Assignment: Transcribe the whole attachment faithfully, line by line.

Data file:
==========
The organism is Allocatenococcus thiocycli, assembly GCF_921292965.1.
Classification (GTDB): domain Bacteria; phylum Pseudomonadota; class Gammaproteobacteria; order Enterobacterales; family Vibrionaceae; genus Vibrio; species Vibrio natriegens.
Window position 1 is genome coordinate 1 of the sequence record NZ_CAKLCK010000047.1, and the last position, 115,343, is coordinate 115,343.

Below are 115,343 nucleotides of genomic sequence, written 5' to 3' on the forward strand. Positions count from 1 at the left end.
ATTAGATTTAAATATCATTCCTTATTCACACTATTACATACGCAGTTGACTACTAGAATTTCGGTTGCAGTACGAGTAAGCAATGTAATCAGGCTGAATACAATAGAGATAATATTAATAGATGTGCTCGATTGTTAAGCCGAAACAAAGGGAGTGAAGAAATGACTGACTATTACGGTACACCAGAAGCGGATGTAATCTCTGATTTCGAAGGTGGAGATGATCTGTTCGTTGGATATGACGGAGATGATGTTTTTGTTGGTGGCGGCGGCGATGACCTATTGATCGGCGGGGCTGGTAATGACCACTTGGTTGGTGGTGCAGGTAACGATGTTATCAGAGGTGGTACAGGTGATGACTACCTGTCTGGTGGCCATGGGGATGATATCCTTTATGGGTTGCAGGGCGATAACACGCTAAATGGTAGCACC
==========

The organism is Allocatenococcus thiocycli, assembly GCF_921292965.1.
Classification (GTDB): domain Bacteria; phylum Pseudomonadota; class Gammaproteobacteria; order Enterobacterales; family Vibrionaceae; genus Vibrio; species Vibrio natriegens.
Window position 1 is genome coordinate 1 of the sequence record NZ_CAKLCK010000047.1, and the last position, 115,343, is coordinate 115,343.

Below are 115,343 nucleotides of genomic sequence, written 5' to 3' on the forward strand. Positions count from 1 at the left end.
ATTAGATTTAAATATCATTCCTTATTCACACTATTACATACGCAGTTGACTACTAGAATTTCGGTTGCAGTACGAGTAAGCAATGTAATCAGGCTGAATACAATAGAGATAATATTAATAGATGTGCTCGATTGTTAAGCCGAAACAAAGGGAGTGAAGAAATGACTGACTATTACGGTACACCAGAAGCGGATGTAATCTCTGATTTCGAAGGTGGAGATGATCTGTTCGTTGGATATGACGGAGATGATGTTTTTGTTGGTGGCGGCGGCGATGACCTATTGATCGGCGGGGCTGGTAATGACCACTTGGTTGGTGGTGCAGGTAACGATGTTATCAGAGGTGGTACAGGTGATGACTACCTGTCTGGTGGCCATGGGGATGATATCCTTTATGGGTTGCAGGGCGATAACACGCTAAATGGTAGCACC